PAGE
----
Report urges Maine to save health and lives by fighting Big Tobacco

Maine is failing to invest in helping smokers quit and preventing kids from picking up the habit, according to a new report released today.

Still, Maine outperforms many other states, the American Lung Association’s “State of Tobacco Control 2014” report found.

The annual report, now in its 12th year, tracks tobacco control policies, assigning grades to the country and each state based on whether laws are “adequately protecting citizens from the enormous toll tobacco use takes on lives and the economy,” according to a Wednesday press release announcing the report.

“Maine’s report card on tobacco control is not one any parent will be proudly hanging on their refrigerator,” Matt Sturgis, leadership board chair for the American Lung Association in Maine, said in the release. “Just eight short years ago, Maine was the only state in the nation to receive straight A’s. Since that time, our state is continuously failing to invest in vital resources that help keep kids from starting to smoke and provide smokers with the tools they so desperately need to quit. Meanwhile, Big Tobacco continues to rob Mainers of their health and employ clever tactics to lure new youth smokers.”

Here are Maine’s grades for 2013:
Tobacco Prevention Control and Spending D
Smoke-free Air A
Cigarette Tax C
Cessation D
Maine was one of the only states to escape any failing grades.
The tobacco prevention measure ranks how well states follow U.S. Centers for Disease Control and Prevention recommendations for funding programs that prevent and reduce tobacco use.
Smoke-free air laws include policies that protect the public from secondhand smoke. Maine passed a ban on smoking in vehicles carrying children in 2008, which new research suggests prompted Mainers to follow suit in their homes.
Maine’s cigarette tax is $2 per pack. The Lung Association and its partners advocated last year for a substantial increase in the cigarette tax, but the legislation was defeated in legislative committee. Anti-smoking groups are now celebrating, however, after the Maine House and Senate rejected a veto by Gov. Paul LePage on a bill that would require MaineCare, the state’s Medicaid program, to fully fund tobacco cessation treatment.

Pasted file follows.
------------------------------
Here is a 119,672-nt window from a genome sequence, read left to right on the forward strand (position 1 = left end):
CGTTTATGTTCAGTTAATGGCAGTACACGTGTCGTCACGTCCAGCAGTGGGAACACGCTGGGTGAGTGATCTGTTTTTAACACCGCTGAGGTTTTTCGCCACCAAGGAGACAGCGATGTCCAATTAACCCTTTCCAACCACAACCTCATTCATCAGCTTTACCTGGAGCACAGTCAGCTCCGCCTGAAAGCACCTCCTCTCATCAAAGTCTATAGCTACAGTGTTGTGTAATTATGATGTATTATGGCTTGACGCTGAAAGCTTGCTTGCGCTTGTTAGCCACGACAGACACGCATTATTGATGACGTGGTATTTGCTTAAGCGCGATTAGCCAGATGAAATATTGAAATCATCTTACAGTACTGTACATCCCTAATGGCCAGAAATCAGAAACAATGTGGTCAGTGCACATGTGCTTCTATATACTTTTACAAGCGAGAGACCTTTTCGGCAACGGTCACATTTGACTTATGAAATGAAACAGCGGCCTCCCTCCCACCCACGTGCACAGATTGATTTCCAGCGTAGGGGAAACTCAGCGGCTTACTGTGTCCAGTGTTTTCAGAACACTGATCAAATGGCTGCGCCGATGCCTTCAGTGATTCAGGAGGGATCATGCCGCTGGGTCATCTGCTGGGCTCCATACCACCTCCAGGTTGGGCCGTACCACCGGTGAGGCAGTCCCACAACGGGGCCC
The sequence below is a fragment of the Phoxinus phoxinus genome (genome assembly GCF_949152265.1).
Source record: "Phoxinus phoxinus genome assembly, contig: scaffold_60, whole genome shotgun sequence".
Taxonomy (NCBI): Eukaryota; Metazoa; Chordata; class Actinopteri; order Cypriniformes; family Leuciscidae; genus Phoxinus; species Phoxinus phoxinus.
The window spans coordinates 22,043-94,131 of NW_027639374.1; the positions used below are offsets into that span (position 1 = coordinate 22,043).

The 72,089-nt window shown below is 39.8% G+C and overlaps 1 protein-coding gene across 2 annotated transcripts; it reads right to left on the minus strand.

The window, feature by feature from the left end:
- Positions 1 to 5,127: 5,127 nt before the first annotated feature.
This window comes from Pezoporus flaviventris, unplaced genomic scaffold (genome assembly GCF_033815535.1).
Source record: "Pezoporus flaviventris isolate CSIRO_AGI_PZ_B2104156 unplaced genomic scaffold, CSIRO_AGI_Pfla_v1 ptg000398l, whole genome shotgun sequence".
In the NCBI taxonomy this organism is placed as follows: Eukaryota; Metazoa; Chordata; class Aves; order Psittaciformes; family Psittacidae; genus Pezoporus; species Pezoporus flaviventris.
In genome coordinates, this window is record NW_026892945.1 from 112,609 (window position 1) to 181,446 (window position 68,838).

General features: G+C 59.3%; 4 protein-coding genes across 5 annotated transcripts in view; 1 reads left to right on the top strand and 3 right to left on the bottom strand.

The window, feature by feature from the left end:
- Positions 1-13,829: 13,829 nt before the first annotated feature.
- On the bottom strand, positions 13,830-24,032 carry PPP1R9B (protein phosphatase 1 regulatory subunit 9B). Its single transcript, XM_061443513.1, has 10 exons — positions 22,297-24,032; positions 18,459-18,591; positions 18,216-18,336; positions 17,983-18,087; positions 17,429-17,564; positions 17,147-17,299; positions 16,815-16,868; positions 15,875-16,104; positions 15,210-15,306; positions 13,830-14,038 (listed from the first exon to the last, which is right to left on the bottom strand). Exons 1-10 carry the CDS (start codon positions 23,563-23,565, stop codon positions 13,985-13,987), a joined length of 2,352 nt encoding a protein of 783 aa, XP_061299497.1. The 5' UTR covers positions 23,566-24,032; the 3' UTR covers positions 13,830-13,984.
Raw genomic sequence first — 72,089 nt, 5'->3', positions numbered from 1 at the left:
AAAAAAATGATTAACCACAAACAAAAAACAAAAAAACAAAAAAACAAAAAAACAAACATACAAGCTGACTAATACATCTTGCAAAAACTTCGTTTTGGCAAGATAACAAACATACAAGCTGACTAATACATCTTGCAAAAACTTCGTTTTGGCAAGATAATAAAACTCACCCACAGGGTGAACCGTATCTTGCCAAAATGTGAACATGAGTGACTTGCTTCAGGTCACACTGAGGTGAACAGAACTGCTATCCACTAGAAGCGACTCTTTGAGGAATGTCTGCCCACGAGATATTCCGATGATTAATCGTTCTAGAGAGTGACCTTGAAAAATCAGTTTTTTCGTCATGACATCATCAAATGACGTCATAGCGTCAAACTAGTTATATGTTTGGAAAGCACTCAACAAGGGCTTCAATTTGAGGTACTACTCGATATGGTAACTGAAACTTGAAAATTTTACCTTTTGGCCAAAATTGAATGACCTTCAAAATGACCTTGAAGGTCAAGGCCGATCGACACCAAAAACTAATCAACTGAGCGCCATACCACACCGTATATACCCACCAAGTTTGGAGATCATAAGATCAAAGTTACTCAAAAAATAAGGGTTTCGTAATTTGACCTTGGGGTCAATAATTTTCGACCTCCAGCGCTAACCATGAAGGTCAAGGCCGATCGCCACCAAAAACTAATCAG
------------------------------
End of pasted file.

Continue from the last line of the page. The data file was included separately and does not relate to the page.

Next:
The report’s cessation grade indicates how well a state helps tobacco users quit, particularly Medicaid beneficiaries and state employees.
Tobacco causes an estimated 2,235 deaths in Maine each year and costs the state’s economy $1 billion in healthcare expenses and lost productivity, the press release states.

The report’s publication follows last week’s release of the 2014 U.S. Surgeon General’s report, which added to the list of health problems associated with tobacco use on the 50th anniversary of the first Surgeon General’s report that linked smoking to lung cancer, heart disease and other deadly illnesses. The new Surgeon General’s report warns that 5.6 million of today’s youth will die from tobacco use without stronger action to combat smoking.

“Smoking is responsible for almost 500,000 deaths in this country annually and our state leaders must act now so that we may prevent more Americans from getting sick and dying from tobacco-related disease,” Jeff Seyler, president and CEO of the American Lung Association of the Northeast, said in the release. “The battle against the tobacco epidemic is not over.”
The report listed the following priorities for Maine:
  • expanding funding for state tobacco prevention and cessation programs
  • increasing the cigarette tax by at least $1
  • providing comprehensive cessation benefit coverage to all Mainers
  • taxing all tobacco products at equal rates


Jackie Farwell

About Jackie Farwell

I'm the health editor for the Bangor Daily News, a Bangor native, a UMaine grad, and a weekend crossword warrior. I never get sick of writing about Maine people, geeking out over health care data, and finding new ways to help you stay well. I live in Gorham with my husband Nick and our hound dog Riley.